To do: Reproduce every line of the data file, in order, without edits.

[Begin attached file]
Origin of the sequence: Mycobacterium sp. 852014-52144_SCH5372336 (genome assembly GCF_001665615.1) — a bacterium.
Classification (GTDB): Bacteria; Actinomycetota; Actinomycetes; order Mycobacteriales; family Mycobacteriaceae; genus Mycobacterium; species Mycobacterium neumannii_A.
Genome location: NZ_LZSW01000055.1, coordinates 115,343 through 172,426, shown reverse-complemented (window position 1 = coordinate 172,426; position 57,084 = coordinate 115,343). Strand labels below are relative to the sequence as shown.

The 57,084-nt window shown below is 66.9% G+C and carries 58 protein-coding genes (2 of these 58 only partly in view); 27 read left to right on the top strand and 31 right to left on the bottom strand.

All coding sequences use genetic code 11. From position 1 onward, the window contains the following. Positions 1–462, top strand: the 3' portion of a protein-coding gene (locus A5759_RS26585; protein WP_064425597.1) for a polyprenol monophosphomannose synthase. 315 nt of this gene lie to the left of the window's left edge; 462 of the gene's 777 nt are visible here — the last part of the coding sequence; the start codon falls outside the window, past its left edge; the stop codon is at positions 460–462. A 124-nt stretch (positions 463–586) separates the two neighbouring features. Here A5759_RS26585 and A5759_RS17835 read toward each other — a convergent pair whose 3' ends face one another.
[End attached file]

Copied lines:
Origin of the sequence: Mycobacterium sp. 852014-52144_SCH5372336 (genome assembly GCF_001665615.1) — a bacterium.
Classification (GTDB): Bacteria; Actinomycetota; Actinomycetes; order Mycobacteriales; family Mycobacteriaceae; genus Mycobacterium; species Mycobacterium neumannii_A.
Genome location: NZ_LZSW01000055.1, coordinates 115,343 through 172,426, shown reverse-complemented (window position 1 = coordinate 172,426; position 57,084 = coordinate 115,343). Strand labels below are relative to the sequence as shown.

The 57,084-nt window shown below is 66.9% G+C and carries 58 protein-coding genes (2 of these 58 only partly in view); 27 read left to right on the top strand and 31 right to left on the bottom strand.

All coding sequences use genetic code 11. From position 1 onward, the window contains the following. Positions 1–462, top strand: the 3' portion of a protein-coding gene (locus A5759_RS26585; protein WP_064425597.1) for a polyprenol monophosphomannose synthase. 315 nt of this gene lie to the left of the window's left edge; 462 of the gene's 777 nt are visible here — the last part of the coding sequence; the start codon falls outside the window, past its left edge; the stop codon is at positions 460–462. A 124-nt stretch (positions 463–586) separates the two neighbouring features. Here A5759_RS26585 and A5759_RS17835 read toward each other — a convergent pair whose 3' ends face one another.